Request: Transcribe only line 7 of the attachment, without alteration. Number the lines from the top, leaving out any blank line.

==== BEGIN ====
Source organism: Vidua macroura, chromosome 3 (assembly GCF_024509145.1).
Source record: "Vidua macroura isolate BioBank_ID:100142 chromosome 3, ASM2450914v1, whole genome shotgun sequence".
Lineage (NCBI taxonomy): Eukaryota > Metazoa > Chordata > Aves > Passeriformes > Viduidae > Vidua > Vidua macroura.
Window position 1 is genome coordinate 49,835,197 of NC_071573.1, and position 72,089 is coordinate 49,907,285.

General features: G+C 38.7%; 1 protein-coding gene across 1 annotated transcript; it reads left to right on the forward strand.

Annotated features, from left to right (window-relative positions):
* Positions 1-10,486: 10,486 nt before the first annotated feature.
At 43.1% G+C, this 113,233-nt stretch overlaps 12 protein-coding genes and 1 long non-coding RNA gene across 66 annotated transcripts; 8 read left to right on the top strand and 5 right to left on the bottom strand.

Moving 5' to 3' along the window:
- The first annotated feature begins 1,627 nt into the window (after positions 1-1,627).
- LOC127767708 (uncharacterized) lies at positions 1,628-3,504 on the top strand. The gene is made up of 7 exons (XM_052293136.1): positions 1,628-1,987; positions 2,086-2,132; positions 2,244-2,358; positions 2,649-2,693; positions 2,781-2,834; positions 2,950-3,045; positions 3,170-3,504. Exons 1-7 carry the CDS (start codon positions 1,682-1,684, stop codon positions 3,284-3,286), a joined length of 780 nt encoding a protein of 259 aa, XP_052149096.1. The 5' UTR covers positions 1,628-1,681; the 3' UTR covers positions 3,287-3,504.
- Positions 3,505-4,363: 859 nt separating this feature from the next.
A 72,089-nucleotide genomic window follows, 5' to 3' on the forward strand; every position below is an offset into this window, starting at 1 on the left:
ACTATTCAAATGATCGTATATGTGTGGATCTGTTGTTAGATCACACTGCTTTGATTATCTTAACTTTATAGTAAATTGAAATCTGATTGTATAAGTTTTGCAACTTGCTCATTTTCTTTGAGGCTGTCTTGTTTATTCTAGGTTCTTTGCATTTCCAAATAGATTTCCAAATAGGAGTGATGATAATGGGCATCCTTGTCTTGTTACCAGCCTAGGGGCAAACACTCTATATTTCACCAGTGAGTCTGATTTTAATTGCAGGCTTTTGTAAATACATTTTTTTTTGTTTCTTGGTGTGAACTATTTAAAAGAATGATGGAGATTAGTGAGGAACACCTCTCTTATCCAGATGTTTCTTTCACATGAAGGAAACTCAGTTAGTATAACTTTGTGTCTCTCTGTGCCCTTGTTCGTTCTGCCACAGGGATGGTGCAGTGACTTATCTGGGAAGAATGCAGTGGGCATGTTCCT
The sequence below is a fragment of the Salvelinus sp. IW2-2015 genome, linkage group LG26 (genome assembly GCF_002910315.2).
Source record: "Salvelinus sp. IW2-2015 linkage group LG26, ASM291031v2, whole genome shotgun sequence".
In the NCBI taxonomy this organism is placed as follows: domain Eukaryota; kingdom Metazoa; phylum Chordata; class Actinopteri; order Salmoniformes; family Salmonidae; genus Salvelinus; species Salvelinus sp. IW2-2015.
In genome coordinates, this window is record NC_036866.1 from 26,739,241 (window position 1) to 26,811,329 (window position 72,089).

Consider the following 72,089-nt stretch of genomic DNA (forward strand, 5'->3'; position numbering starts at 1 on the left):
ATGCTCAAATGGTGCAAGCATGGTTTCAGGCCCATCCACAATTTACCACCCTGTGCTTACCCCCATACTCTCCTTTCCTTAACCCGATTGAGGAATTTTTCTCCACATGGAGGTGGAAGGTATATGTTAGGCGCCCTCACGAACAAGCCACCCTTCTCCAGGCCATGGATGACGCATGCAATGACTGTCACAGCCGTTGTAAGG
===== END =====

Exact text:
* Positions 1-10,486: 10,486 nt before the first annotated feature.